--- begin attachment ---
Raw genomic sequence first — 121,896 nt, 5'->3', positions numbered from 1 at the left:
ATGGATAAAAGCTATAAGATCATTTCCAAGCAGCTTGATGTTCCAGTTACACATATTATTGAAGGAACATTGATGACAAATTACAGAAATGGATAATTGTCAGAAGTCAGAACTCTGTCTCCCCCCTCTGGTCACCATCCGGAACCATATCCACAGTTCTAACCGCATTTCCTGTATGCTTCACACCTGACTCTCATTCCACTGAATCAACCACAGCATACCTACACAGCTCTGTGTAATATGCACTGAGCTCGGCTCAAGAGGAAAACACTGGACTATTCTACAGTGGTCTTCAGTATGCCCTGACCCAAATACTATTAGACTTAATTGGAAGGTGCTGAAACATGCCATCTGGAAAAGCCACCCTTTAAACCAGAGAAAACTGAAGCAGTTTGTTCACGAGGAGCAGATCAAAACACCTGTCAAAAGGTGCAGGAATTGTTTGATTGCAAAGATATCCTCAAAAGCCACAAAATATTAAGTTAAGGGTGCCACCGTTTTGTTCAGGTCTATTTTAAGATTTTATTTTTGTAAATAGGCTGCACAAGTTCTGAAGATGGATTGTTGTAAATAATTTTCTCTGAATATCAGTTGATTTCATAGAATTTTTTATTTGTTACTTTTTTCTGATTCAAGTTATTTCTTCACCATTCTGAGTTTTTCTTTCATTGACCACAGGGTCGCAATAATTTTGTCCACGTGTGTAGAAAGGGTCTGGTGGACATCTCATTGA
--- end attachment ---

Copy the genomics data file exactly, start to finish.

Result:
Raw genomic sequence first — 121,896 nt, 5'->3', positions numbered from 1 at the left:
ATGGATAAAAGCTATAAGATCATTTCCAAGCAGCTTGATGTTCCAGTTACACATATTATTGAAGGAACATTGATGACAAATTACAGAAATGGATAATTGTCAGAAGTCAGAACTCTGTCTCCCCCCTCTGGTCACCATCCGGAACCATATCCACAGTTCTAACCGCATTTCCTGTATGCTTCACACCTGACTCTCATTCCACTGAATCAACCACAGCATACCTACACAGCTCTGTGTAATATGCACTGAGCTCGGCTCAAGAGGAAAACACTGGACTATTCTACAGTGGTCTTCAGTATGCCCTGACCCAAATACTATTAGACTTAATTGGAAGGTGCTGAAACATGCCATCTGGAAAAGCCACCCTTTAAACCAGAGAAAACTGAAGCAGTTTGTTCACGAGGAGCAGATCAAAACACCTGTCAAAAGGTGCAGGAATTGTTTGATTGCAAAGATATCCTCAAAAGCCACAAAATATTAAGTTAAGGGTGCCACCGTTTTGTTCAGGTCTATTTTAAGATTTTATTTTTGTAAATAGGCTGCACAAGTTCTGAAGATGGATTGTTGTAAATAATTTTCTCTGAATATCAGTTGATTTCATAGAATTTTTTATTTGTTACTTTTTTCTGATTCAAGTTATTTCTTCACCATTCTGAGTTTTTCTTTCATTGACCACAGGGTCGCAATAATTTTGTCCACGTGTGTAGAAAGGGTCTGGTGGACATCTCATTGA